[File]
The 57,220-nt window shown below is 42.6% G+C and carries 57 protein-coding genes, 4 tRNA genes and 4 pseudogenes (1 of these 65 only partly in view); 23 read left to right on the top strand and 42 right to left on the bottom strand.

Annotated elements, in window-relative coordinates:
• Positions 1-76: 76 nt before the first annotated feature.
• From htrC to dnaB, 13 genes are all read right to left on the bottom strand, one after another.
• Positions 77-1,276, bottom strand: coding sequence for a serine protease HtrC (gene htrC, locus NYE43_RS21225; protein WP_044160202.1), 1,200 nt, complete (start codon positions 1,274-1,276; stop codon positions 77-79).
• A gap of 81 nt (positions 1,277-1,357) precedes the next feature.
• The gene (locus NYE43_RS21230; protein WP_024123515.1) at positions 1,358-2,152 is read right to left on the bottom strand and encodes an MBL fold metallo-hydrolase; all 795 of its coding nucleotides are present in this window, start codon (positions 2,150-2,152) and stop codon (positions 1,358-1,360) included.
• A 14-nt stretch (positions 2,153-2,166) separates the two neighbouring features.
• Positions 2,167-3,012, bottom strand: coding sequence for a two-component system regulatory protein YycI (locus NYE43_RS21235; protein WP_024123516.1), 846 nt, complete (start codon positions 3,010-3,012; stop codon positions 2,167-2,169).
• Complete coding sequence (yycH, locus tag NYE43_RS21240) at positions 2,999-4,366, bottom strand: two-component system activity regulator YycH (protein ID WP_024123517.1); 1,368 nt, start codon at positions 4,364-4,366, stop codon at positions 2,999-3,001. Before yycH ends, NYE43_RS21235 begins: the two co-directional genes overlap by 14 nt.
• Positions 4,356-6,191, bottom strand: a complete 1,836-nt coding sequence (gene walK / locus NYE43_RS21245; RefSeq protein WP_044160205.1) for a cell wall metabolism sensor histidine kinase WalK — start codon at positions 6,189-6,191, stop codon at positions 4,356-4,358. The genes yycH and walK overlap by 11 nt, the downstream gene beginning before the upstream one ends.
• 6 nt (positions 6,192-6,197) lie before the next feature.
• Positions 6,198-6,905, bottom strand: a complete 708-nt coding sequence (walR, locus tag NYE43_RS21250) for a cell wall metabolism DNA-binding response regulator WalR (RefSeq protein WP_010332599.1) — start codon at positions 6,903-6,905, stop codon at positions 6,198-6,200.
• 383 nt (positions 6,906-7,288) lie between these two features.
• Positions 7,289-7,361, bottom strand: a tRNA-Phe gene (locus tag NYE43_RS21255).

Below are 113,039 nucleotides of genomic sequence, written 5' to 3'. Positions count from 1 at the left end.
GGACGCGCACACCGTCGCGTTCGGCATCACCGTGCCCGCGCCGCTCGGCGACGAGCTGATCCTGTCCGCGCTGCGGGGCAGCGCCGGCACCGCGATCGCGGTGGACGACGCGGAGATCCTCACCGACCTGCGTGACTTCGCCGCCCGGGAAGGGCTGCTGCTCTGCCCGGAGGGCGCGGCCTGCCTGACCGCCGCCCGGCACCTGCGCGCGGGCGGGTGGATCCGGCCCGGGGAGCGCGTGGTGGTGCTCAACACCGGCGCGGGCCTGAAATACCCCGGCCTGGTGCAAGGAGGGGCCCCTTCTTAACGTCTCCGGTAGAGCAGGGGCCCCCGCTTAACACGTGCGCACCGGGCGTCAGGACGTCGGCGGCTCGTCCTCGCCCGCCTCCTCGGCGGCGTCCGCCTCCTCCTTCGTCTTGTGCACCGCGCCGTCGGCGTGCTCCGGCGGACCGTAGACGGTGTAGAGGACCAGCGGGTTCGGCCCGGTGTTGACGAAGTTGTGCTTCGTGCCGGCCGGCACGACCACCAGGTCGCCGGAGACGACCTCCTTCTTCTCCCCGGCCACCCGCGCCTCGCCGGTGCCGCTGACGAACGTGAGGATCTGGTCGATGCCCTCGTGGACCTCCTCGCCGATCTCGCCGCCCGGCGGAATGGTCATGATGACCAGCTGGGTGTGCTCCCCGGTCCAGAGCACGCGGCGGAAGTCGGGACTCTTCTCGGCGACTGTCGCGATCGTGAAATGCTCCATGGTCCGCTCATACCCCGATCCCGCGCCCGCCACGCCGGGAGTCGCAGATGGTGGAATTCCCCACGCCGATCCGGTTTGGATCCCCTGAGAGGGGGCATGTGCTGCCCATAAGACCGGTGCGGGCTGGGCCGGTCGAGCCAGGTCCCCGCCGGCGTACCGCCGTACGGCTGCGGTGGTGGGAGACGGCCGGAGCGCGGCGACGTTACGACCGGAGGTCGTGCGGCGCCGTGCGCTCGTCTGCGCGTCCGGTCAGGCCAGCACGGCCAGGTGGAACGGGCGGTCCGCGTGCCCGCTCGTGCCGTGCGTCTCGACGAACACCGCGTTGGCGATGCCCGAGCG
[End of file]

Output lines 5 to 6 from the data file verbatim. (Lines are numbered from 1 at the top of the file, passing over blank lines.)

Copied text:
• Positions 77-1,276, bottom strand: coding sequence for a serine protease HtrC (gene htrC, locus NYE43_RS21225; protein WP_044160202.1), 1,200 nt, complete (start codon positions 1,274-1,276; stop codon positions 77-79).
• A gap of 81 nt (positions 1,277-1,357) precedes the next feature.